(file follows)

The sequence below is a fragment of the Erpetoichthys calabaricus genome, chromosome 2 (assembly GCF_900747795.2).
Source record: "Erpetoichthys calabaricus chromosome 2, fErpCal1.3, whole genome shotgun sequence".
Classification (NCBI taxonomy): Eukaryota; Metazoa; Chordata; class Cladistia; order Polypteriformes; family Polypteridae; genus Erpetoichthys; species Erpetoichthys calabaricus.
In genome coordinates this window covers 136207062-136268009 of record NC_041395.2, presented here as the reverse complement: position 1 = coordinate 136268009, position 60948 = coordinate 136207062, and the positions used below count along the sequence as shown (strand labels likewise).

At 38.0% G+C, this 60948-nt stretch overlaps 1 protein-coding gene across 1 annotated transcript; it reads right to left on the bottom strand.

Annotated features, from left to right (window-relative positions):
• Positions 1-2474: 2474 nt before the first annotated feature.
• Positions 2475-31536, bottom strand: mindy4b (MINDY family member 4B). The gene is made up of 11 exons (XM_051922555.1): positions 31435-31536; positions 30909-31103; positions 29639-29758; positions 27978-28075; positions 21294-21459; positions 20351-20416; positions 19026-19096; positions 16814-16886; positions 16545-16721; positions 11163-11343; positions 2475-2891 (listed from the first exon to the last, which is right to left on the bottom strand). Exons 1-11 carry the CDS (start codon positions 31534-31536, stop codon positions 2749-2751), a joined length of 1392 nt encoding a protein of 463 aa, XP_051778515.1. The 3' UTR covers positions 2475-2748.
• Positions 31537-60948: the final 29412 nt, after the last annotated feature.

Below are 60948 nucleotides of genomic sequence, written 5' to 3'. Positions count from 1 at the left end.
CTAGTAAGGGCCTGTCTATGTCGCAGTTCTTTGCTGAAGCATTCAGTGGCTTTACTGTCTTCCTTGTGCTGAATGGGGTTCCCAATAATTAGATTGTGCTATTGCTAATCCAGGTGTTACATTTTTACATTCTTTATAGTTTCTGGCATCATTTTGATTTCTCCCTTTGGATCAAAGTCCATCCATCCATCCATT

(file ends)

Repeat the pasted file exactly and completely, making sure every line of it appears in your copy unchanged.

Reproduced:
The sequence below is a fragment of the Erpetoichthys calabaricus genome, chromosome 2 (assembly GCF_900747795.2).
Source record: "Erpetoichthys calabaricus chromosome 2, fErpCal1.3, whole genome shotgun sequence".
Classification (NCBI taxonomy): Eukaryota; Metazoa; Chordata; class Cladistia; order Polypteriformes; family Polypteridae; genus Erpetoichthys; species Erpetoichthys calabaricus.
In genome coordinates this window covers 136207062-136268009 of record NC_041395.2, presented here as the reverse complement: position 1 = coordinate 136268009, position 60948 = coordinate 136207062, and the positions used below count along the sequence as shown (strand labels likewise).

At 38.0% G+C, this 60948-nt stretch overlaps 1 protein-coding gene across 1 annotated transcript; it reads right to left on the bottom strand.

Annotated features, from left to right (window-relative positions):
• Positions 1-2474: 2474 nt before the first annotated feature.
• Positions 2475-31536, bottom strand: mindy4b (MINDY family member 4B). The gene is made up of 11 exons (XM_051922555.1): positions 31435-31536; positions 30909-31103; positions 29639-29758; positions 27978-28075; positions 21294-21459; positions 20351-20416; positions 19026-19096; positions 16814-16886; positions 16545-16721; positions 11163-11343; positions 2475-2891 (listed from the first exon to the last, which is right to left on the bottom strand). Exons 1-11 carry the CDS (start codon positions 31534-31536, stop codon positions 2749-2751), a joined length of 1392 nt encoding a protein of 463 aa, XP_051778515.1. The 3' UTR covers positions 2475-2748.
• Positions 31537-60948: the final 29412 nt, after the last annotated feature.

Below are 60948 nucleotides of genomic sequence, written 5' to 3'. Positions count from 1 at the left end.
CTAGTAAGGGCCTGTCTATGTCGCAGTTCTTTGCTGAAGCATTCAGTGGCTTTACTGTCTTCCTTGTGCTGAATGGGGTTCCCAATAATTAGATTGTGCTATTGCTAATCCAGGTGTTACATTTTTACATTCTTTATAGTTTCTGGCATCATTTTGATTTCTCCCTTTGGATCAAAGTCCATCCATCCATCCATT